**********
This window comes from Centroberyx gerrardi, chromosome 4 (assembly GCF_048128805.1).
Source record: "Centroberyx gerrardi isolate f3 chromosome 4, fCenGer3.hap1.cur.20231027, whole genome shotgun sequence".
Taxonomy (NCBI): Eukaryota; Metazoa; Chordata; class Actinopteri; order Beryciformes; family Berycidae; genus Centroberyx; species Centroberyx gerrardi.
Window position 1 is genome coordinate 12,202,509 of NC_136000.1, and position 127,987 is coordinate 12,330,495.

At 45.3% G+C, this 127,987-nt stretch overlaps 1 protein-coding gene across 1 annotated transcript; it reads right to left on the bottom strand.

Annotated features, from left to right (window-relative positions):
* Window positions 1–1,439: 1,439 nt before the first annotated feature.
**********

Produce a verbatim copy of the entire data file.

This window comes from Centroberyx gerrardi, chromosome 4 (assembly GCF_048128805.1).
Source record: "Centroberyx gerrardi isolate f3 chromosome 4, fCenGer3.hap1.cur.20231027, whole genome shotgun sequence".
Taxonomy (NCBI): Eukaryota; Metazoa; Chordata; class Actinopteri; order Beryciformes; family Berycidae; genus Centroberyx; species Centroberyx gerrardi.
Window position 1 is genome coordinate 12,202,509 of NC_136000.1, and position 127,987 is coordinate 12,330,495.

At 45.3% G+C, this 127,987-nt stretch overlaps 1 protein-coding gene across 1 annotated transcript; it reads right to left on the bottom strand.

Annotated features, from left to right (window-relative positions):
* Window positions 1–1,439: 1,439 nt before the first annotated feature.